Imagine the sky as the inside surface of an enormous sphere. Earth floats in the center of this sphere so that its spin axis aligns with the North and South Celestial Poles. Earth’s equator, projected onto the sphere, becomes the celestial equator; lines of declination in the sky match up with parallels of earthly latitude. A 15° span of the celestial equator equals the sky’s westward motion in one hour of time, and thus one hour of right ascension. Astronomers measure right ascension eastward along the celestial equator, starting from the Sun’s position at the spring equinox (also known as the “first point in Aries”).
If we viewed the sky from Earth’s equator, the celestial poles would lie on the horizon and the celestial equator would arc directly overhead, passing through the zenith. This orientation makes the celestial sphere a “right sphere,” one in which the horizon meets the celestial equator at 90°. The stars now rise at a right angle to the horizon, and all objects on the same arc of right ascension rise together.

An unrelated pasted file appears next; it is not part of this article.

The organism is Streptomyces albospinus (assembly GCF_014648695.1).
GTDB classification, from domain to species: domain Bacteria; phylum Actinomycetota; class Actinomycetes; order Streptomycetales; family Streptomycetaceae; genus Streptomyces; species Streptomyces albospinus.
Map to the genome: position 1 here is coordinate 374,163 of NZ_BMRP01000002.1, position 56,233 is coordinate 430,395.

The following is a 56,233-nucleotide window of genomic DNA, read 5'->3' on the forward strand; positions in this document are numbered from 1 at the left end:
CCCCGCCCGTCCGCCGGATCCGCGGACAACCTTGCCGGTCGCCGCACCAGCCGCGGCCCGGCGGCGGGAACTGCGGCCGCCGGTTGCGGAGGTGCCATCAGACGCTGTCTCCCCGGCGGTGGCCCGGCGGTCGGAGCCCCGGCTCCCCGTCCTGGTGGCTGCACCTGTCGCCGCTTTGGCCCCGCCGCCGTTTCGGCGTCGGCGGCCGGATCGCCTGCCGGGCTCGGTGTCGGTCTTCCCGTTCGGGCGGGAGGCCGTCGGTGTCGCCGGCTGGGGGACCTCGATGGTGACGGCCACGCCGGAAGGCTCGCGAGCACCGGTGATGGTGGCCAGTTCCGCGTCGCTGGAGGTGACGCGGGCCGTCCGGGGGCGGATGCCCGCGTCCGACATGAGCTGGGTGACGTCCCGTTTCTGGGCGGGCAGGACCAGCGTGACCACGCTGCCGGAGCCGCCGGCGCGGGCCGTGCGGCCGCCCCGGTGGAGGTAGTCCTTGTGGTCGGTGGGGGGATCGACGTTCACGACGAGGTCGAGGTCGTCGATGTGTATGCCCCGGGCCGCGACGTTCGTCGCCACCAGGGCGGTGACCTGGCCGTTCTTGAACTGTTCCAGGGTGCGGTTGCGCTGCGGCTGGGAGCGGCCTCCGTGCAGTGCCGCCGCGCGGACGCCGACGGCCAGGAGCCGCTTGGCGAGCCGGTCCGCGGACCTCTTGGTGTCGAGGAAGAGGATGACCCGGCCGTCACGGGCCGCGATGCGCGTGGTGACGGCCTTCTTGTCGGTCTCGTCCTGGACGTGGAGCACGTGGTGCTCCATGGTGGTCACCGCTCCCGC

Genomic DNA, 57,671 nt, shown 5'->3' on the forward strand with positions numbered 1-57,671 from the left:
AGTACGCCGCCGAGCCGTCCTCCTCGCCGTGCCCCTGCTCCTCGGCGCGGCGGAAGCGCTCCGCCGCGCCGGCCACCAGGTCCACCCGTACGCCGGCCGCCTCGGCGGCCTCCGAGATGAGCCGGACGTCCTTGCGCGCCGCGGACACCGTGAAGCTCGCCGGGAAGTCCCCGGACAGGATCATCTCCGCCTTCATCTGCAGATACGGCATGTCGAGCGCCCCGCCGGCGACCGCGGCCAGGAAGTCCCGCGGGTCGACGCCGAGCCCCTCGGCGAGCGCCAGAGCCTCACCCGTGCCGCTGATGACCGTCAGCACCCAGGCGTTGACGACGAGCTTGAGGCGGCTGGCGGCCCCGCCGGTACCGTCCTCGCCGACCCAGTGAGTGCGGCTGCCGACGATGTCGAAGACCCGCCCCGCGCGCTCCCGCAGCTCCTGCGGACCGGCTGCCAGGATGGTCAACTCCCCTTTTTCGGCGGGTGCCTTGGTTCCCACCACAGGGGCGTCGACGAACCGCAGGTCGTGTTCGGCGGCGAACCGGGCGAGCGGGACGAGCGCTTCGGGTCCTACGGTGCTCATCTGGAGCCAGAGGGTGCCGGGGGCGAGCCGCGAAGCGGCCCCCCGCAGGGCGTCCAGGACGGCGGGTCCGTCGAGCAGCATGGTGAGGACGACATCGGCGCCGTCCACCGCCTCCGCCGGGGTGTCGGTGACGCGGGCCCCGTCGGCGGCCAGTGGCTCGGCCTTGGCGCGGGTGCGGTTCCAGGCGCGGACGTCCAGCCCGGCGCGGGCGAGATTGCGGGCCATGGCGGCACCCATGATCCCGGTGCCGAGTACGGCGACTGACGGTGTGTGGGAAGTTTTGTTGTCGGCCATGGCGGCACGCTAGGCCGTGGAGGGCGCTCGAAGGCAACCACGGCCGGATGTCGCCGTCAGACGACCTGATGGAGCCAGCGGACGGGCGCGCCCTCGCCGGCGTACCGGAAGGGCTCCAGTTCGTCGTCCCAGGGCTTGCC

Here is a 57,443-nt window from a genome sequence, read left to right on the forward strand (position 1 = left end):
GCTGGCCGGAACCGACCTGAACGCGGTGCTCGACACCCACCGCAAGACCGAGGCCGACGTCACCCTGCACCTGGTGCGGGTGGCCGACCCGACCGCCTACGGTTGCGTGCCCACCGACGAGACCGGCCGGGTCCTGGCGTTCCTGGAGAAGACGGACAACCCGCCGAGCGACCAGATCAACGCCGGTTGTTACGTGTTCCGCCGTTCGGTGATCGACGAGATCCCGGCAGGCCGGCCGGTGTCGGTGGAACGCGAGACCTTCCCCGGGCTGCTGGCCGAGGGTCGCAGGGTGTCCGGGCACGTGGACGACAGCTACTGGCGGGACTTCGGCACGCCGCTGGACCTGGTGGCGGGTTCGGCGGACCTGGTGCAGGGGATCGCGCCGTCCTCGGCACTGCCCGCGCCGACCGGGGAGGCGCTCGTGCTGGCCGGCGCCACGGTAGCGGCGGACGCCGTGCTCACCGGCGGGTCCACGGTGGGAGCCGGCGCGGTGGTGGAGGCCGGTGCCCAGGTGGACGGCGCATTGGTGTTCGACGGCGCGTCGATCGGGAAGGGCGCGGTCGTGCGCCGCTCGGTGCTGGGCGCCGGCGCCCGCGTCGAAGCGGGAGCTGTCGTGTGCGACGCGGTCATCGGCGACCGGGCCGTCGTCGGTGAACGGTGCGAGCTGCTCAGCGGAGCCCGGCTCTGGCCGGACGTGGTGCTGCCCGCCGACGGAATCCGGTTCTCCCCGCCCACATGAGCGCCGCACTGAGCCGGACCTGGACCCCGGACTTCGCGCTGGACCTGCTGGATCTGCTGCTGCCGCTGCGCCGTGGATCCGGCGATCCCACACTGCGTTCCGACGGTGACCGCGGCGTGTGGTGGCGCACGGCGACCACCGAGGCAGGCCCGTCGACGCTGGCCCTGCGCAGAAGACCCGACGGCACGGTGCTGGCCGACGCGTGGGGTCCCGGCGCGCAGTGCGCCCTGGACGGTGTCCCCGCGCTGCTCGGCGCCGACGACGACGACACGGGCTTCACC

But suppose we move away from Earth’s equator. Now the celestial equator meets the horizon at an oblique angle, that is, one other than 90°. Astronomers once referred to “oblique ascension,” an angle measured along the celestial equator from the spring equinox to where a point of interest meets the horizon. The term is now used so rarely that many professional astronomers have never heard of it. Oblique ascension refers positions to the horizon, so a given value applies only to observers at the same latitude, whereas right ascension describes sky positions for any observer on Earth.
While “ascension” refers to rising stars, astronomers once also used right and oblique “descensions” based on setting stars. Today, only right ascension survives in astronomy, although the other terms find occasional use in astrology texts.
We thank James Hilton of the U.S. Naval Observatory and Brent Archinal of the U.S. Geological Survey for their help in answering this question. — FRANCIS REDDY, ASSOCIATE EDITOR